How do you judge the “success” of a gun buy-back? Well in Portland, Oregon, for instance, CeaceFire Oregon (Building safe and healthy communities free from gun violence in Oregon) has held buybacks for five years now. Except this year they only collected 43 guns, down from 152 last year. How to account for the decline? “Mary Tompkins, Ceasefire Oregon executive director, said the novelty of the gun turn-in may have worn off after five years.” That could be part of it. Another reason might have been the two dozen or so “gun collectors” outside waiving cash at people before they entered the building…
The buy-backers were offering $50 grocery store gift cards for each heater handed in. According to portlandtribune.com, the curbside collectors were a little more generous.
The gun collectors waved signs at cars approaching the lot, reading: “I buy guns, $50-$200 cash.”
By the end of the day, the collectors said they had managed to buy 10 to 15 guns that otherwise would have been turned in and destroyed.
Whether the collectors were there for the opportunity to buy undervalued firearms or as a Second Amendment protest was hard to discern.
Apparently asking them wasn’t an option? Making some sort of larger point about the advisability of taking guns on a no-questions-asked basis and then destroying them may have been a factor for some. But it sounds like the chance to buy some nice guns cheap was at least as big a motivator.
“We’re here trying to save decent guns,” said Bob Galloway, a gun collector who drove from Eugene for the event. Galloway said he owns 50 guns but never shoots them.
Jim Clark, also a Eugene collector, said he had another reason for hoping to persuade people to sell their turn-in guns to him. “They’re potentially destroying guns that may have been used in crimes,“ Clark said. “A criminal could bring a gun here that was used in a crime and it would be destroyed.”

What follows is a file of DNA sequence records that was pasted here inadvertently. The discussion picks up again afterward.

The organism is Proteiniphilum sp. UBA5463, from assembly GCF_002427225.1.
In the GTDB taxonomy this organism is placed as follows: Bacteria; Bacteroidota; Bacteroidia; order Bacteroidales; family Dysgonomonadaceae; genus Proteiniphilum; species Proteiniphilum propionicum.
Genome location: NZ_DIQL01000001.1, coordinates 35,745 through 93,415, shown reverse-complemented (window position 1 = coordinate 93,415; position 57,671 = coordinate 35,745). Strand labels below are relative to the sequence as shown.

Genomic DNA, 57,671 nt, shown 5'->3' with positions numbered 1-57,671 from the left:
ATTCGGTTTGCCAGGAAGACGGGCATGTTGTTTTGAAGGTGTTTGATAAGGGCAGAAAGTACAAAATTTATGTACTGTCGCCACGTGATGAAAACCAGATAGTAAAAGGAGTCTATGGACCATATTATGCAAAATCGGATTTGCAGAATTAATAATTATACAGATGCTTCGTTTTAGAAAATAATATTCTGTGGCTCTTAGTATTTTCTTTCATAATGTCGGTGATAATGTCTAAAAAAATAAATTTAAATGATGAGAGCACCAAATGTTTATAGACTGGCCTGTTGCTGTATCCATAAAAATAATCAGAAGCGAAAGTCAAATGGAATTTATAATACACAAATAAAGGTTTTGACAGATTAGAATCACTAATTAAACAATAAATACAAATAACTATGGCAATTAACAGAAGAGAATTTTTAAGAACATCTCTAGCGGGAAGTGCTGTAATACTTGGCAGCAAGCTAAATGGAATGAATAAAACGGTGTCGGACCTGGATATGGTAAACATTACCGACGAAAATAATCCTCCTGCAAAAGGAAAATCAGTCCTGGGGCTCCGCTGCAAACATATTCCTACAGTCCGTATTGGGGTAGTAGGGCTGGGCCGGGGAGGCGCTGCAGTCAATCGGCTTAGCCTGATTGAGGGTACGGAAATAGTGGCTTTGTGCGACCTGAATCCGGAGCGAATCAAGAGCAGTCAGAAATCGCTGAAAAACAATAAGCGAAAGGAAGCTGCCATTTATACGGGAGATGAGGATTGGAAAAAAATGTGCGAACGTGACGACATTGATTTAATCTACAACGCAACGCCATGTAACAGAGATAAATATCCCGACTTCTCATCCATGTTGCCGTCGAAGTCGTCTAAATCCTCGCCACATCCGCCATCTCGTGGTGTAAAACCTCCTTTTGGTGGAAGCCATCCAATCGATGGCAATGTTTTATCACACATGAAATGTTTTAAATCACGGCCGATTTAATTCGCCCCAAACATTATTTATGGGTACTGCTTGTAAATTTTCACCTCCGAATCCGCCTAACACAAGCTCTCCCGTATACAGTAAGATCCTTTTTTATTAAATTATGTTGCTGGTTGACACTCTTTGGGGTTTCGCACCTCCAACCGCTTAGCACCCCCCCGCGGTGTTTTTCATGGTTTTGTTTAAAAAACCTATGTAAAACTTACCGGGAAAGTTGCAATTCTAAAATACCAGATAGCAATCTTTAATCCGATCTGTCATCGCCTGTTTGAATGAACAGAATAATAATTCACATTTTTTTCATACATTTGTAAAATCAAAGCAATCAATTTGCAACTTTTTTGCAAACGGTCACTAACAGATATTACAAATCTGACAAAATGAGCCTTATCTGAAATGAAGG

At the parking lot’s other entrance, Southeast Portland resident Dave Nelson displayed the rifle and a shotgun he had bought during the day’s events. The rifle, he said, was worth about $150, and he bought it for $100.
Nelson, a Boy Scout leader, had found a useful marketing ploy; he was waving hundred dollar bills at cars approaching the parking lot. He said he would use the rifle to teach his scouts to shoot.
You go, Dave.
The CeaceFire Oregon folks weren’t pleased with the paltry take, though. And they had more than a little trouble believing the outside buyers’ intent was as simple as beefing up their arsenals.
Liz Julee, a Ceasefire Oregon Educational Foundation board member, looked at the men and women at the parking lot entrances and refused to accept that they were there only to add to their gun collections.
“I think it’s political,” Julee said. “I think it’s unfortunate that they feel they need to have an oppositional presence.”
After all, every gun bought outside was one fewer that was ultimately tossed into the smelter. That’s a bitter pill for a gun grabber to swallow. Never mind the fact that guns formerly held by people who didn’t want them and possibly weren’t storing them safely are now in the hands of responsible owners.
Typical of those who were bringing in guns was Vancouver, Wash., resident Barbara Luisi, who said her gun collector ex-husband had given her a rifle 20 years ago and it had been in her garage for years.
But safety wasn’t really the point. Ceasefire Oregon evidently only measures “success” by the number of guns no longer in the hands of private citizens.
Armed Intelligentsia members know an opportunity when they see one. It might be interesting if the Oregon collectors’ idea becomes an inspiration for similar buyer groups staking out buy-backs in other parts of the country.